Contemporary concert music, combining human players and ‘live electronics’, situates human–computer interaction in an aesthetically rich territory. In practice, however, its human players often report that they have to give up expressive agency; and the real-time technology is focused on ‘making it work’. The show must go on, but at a cost. Our project attempts an inversion, with music composed to invite fully expressive musicianship, meshed with electronics that is designed to seem wilfully autonomous. There are tensions here, between the unalike parties in the chamber music, and between detailed scoring and adaptive realisation. We plan to work with that tension, and see how far we can push it. What happens when it just goes too far? What then happens aesthetically ‘in’ the music? What, especially, are the feelings and experience of the human performer? We have brought together an interdisciplinary team – a composer, professional classical musicians, and academics from anthropology, philosophy, classics, and computer science – to engage in a cycle of critical making and co-produced analysis. We hope to find interesting results both for music-making, and for wider HCI and AI research. The project takes place during spring–summer 2019. This paper reports on our findings.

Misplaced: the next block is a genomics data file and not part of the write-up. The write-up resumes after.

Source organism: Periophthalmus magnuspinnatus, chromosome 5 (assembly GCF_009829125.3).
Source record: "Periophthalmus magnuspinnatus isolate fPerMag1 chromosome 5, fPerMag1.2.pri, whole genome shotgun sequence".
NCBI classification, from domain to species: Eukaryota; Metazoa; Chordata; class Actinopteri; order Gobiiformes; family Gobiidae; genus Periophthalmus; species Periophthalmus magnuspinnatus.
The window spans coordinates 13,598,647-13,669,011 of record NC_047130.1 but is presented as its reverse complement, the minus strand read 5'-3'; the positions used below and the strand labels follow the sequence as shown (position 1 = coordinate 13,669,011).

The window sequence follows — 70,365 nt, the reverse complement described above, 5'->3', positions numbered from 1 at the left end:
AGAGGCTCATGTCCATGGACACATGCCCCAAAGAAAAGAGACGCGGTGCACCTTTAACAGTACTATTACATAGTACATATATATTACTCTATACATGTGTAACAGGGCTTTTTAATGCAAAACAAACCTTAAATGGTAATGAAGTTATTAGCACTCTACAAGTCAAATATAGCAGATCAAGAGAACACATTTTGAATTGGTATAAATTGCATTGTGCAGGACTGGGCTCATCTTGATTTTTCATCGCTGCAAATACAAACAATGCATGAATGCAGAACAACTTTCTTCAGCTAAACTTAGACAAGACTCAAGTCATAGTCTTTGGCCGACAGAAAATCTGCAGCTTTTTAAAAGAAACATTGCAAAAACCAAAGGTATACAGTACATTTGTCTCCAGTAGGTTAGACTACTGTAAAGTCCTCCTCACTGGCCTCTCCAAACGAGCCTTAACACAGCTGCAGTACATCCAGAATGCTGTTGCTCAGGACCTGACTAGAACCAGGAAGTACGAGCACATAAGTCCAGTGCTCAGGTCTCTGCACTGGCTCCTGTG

|Published - 12 Sept 2019
|Royal Musical Association 55th Annual Conference - University of Manchester & Royal Northern College of Music, Manchester, United Kingdom
Duration: 11 Sept 2019 → 13 Sept 2019
|Royal Musical Association 55th Annual Conference
|11/09/19 → 13/09/19